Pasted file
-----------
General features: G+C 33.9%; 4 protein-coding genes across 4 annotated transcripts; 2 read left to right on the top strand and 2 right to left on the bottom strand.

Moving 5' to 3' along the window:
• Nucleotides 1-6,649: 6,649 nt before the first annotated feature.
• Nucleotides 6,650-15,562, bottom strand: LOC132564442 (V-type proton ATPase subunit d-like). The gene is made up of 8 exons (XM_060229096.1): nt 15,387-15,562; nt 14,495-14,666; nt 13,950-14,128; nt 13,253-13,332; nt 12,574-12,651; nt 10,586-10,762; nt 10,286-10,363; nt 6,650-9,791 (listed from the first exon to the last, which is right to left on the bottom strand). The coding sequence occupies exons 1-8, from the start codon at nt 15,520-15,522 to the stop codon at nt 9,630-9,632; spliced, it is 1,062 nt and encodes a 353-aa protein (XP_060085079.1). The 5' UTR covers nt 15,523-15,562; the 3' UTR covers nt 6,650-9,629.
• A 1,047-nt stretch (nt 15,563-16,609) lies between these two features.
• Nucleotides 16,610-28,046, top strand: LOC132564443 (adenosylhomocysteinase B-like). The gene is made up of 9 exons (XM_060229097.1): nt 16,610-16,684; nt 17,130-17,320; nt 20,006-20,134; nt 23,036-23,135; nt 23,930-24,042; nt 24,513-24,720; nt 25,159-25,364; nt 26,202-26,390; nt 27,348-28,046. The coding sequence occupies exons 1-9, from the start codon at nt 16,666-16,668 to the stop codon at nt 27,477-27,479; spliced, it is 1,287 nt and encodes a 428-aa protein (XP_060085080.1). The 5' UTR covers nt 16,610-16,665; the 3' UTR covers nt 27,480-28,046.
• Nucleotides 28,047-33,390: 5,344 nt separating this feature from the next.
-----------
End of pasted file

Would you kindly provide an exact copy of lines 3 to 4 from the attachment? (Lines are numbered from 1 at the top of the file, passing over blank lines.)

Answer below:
• Nucleotides 1-6,649: 6,649 nt before the first annotated feature.
• Nucleotides 6,650-15,562, bottom strand: LOC132564442 (V-type proton ATPase subunit d-like). The gene is made up of 8 exons (XM_060229096.1): nt 15,387-15,562; nt 14,495-14,666; nt 13,950-14,128; nt 13,253-13,332; nt 12,574-12,651; nt 10,586-10,762; nt 10,286-10,363; nt 6,650-9,791 (listed from the first exon to the last, which is right to left on the bottom strand). The coding sequence occupies exons 1-8, from the start codon at nt 15,520-15,522 to the stop codon at nt 9,630-9,632; spliced, it is 1,062 nt and encodes a 353-aa protein (XP_060085079.1). The 5' UTR covers nt 15,523-15,562; the 3' UTR covers nt 6,650-9,629.